“I want to visit Earth,” I said, not knowing if Earth really existed or not.

“That’s a tall wish. What do you think you’ll find when you get there?”

I thought about it. If Earth really did exist, it wasn’t in the best shape when the last humans left taking their ark of animals with them.

“I want to see the stars. The real stars from the real Earth.”

He thought about it. I don’t think it was the answer he was expecting.

“You’re right,” he finally said. “The stars we have here are just an imitation of the ones there. I’m sure they pale in comparison.”

“Do you really think it exists?” I asked.

He crouched down beside me holding up a small charm.

“See this?” he said.

I took it and held it in my hand. The charm looked like a miniature Earth with a little clasp on top.

“Put it on your bracelet,” he instructed. “One day, with the charm’s help, you may get to see Earth for yourself.”

“How? It’s so small.”

“Every year, we will come to this tree. If you wish the same wish then one day your wish will come true.”

And this is what we did throughout the years until the last Winter Wish before I left the Icon Realm for good.

This last time, as we paid homage to the majestic sentinel, the decorations catching the winter light seem dimmer somehow as if the magic that had permeated them on all the previous occasions just wasn’t there. I thought, at the time, that this reflected my father’s mood over the loss of Poppy. I didn’t know that it was his ability to perform magic that was being diminished as a new magic formally started its ascent.

“Do you still believe,” he asked as we stood in front of the enchanted tree. Poppy’s birthday had just passed, yet there had been no Poppy there to celebrate.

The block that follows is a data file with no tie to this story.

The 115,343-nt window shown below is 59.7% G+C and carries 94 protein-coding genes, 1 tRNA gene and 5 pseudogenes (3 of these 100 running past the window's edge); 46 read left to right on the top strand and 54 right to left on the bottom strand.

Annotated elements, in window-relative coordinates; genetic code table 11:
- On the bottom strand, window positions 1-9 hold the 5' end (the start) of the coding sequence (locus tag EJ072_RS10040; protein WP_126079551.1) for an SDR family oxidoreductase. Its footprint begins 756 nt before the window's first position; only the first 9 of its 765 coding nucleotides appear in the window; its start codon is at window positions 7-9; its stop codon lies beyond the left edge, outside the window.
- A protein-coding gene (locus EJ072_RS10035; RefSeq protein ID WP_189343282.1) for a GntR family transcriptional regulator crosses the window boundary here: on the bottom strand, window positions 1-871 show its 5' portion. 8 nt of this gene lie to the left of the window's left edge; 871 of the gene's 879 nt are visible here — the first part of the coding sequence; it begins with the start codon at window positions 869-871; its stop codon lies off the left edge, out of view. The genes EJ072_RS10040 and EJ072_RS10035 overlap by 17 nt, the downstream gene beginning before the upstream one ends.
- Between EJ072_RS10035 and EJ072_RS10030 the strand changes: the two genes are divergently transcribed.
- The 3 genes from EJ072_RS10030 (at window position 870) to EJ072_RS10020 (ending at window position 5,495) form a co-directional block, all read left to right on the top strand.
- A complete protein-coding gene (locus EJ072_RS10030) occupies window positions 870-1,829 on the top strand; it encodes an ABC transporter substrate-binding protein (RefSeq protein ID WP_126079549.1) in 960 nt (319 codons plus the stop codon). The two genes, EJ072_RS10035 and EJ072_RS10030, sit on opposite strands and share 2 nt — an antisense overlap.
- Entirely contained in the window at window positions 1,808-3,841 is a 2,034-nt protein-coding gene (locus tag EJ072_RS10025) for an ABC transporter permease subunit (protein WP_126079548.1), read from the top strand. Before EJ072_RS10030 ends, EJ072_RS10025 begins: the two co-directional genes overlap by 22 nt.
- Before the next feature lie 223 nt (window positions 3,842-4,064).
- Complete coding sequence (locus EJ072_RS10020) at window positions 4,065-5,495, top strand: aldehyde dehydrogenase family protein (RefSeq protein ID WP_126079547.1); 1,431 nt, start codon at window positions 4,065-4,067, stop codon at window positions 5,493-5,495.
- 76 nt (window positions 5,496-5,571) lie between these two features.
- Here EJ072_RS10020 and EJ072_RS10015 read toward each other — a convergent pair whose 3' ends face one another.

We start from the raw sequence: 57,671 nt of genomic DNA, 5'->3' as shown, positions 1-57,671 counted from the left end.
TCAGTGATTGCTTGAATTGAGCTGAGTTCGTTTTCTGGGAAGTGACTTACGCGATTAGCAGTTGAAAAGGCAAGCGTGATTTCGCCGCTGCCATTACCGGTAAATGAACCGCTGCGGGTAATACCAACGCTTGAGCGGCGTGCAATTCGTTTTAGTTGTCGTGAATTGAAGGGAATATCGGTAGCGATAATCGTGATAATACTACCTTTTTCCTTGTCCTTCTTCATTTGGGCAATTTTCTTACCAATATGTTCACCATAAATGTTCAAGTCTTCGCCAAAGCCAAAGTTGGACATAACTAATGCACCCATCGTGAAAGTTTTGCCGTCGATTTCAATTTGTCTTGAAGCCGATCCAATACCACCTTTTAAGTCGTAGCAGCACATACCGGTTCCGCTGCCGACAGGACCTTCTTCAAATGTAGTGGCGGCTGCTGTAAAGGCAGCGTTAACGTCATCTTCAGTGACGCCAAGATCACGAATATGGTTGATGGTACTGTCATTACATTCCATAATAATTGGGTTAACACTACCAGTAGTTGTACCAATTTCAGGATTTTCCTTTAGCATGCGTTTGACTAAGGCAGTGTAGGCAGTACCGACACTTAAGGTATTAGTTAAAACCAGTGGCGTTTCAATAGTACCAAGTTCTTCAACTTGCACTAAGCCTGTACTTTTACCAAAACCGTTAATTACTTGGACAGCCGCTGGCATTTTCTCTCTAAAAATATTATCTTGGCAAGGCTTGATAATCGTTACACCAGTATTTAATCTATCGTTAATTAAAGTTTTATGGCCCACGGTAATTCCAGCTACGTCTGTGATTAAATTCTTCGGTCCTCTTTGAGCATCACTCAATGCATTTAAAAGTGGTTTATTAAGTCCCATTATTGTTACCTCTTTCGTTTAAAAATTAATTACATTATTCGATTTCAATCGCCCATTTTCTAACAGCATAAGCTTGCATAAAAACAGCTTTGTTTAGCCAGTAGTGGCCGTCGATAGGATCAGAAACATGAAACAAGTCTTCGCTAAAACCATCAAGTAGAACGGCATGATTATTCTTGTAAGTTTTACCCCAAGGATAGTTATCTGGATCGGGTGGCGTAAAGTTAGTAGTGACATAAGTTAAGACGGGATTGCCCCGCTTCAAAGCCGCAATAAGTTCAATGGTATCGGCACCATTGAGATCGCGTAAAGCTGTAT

I sighed. “Yes, because Poppy did.”

He managed a faint smile.

Neither Poppy nor I had cracked the code to visiting the real Earth, though we had managed to conjure a wondrous model with the charm’s help that allowed us to “eavesdrop” on Earth from afar.

I’m not sure if Poppy ever shared our discovery with him. So, I didn’t either.

We kept our secrets to ourselves just like he kept his from me.

It wasn’t until I entered the Creators Realm, the place of my birth, that the portal to Earth I had been searching for finally opened.

Of course, it couldn’t have been any other way. That’s why I had to keep on wishing. He knew I wouldn’t find it until after I fulfilled a promise he made on my behalf when I was too young to remember.

Now, from this place I was destined to return, I find myself standing in front of a visage of a majestic tree I created with the help of my Creation Book. The tree was small compared to the one that inspired it, though it was grand compared to the starry ceilinged room in which it stood.

Nori and I had bedecked the tree with the finest festive attire the night before. We centered the tree by the large front window of our quirky traveling house where the theatricality of it could shine.

Occasionally, a passerby will stop and gaze at the display. Sometimes, I wonder if they know of the ritual of the Winter Wish or the symbology of the Winter Wish tree.

If they do, I hope they make a wish. With a little magic, even in this oppressive Realm, maybe their wish will eventually come true as it eventually did for me. 

—Jellybean Reds, Creator of Little Creatures